At the end of the first meeting of the Anticorruption Council, the readiness of the Government of the Republic of Armenia to join the Extractive Industries Transparency Initiative (EITI) was proclaimed.

Minister-Chief of Government Staff David Harutyunyan noted that this international organization is a coalition of governments, mining companies and civil society, which makes it possible to increase the transparency of business activities in the mining sector and ensure favorable competitive conditions.

In connection with this issue, Prime Minister, Abrahamyan stated as follows: “I attach great importance to the initiative of joining the Organization, and will personally oversee the successful completion of the accession procedure. The Republic of Armenia has always attached importance to ensuring transparent, predictable and competitive rules for businesses. Our intention to join the initiative shows once again how much importance we attach to the implementation of international standards in Armenia, as well as Armenia’s active participation in ever-changing global processes. On behalf of the Government of the Republic of Armenia, I would like to instruct David Harutyunyan to coordinate the process and work on introduction of relevant standards.”

Summing up the results of the first meeting of the Anticorruption Council, Hovik Abrahamyan said, “We talked about the negative role of corruption in various spheres of public life and society. It was also noted that corruption has a huge negative impact on the country’s economic development and the implementation of economic investment. Such processes may have a very negative impact. Ensuring sustainable economic development in the country is high on our policy agenda. From this perspective, I attach great importance to the cooperation with the business community in the fight against corruption.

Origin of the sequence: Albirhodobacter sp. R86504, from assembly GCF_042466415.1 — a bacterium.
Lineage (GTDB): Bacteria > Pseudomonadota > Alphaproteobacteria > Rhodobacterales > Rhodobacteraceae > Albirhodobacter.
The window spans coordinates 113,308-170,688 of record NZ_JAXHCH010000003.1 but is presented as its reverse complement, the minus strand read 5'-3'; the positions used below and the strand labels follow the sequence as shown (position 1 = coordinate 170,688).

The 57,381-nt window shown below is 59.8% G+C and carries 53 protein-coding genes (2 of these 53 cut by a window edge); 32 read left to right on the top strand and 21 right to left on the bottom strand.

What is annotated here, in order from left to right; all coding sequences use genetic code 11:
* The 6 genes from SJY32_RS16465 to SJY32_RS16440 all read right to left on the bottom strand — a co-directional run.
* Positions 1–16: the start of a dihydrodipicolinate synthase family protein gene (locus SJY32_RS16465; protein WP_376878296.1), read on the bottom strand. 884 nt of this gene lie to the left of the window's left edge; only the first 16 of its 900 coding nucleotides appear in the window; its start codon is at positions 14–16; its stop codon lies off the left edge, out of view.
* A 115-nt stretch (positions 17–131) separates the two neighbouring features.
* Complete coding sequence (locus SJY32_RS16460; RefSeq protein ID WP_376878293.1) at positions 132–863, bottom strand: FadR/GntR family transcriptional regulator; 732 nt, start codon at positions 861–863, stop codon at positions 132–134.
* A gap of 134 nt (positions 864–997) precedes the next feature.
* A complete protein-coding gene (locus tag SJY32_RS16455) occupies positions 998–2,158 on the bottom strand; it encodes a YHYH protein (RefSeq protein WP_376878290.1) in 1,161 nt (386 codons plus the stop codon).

Convinced that in order to ensure such cooperation, it is expedient to set up an appropriate platform within the Anticorruption Council, I am hereby instructing Government Staff to organize during the year meetings with the representatives of business circles - large, medium and small businesses – enabling them to voice their concerns related to corruption phenomena, we will try to find effective solutions.

I think that such a cooperation platform will be effective in terms of reducing corruption risks that impede business and economic development. I feel that today’s meeting was productive as the discussion was very sincere, and I am convinced that it will be more transparent and sincere in the future.”

The Head of Government thanked all the Council members and NGO representatives for effective work, assuring that as Prime Minister, he will do everything to create an atmosphere of dialogue and lead the country onwards.

April 2024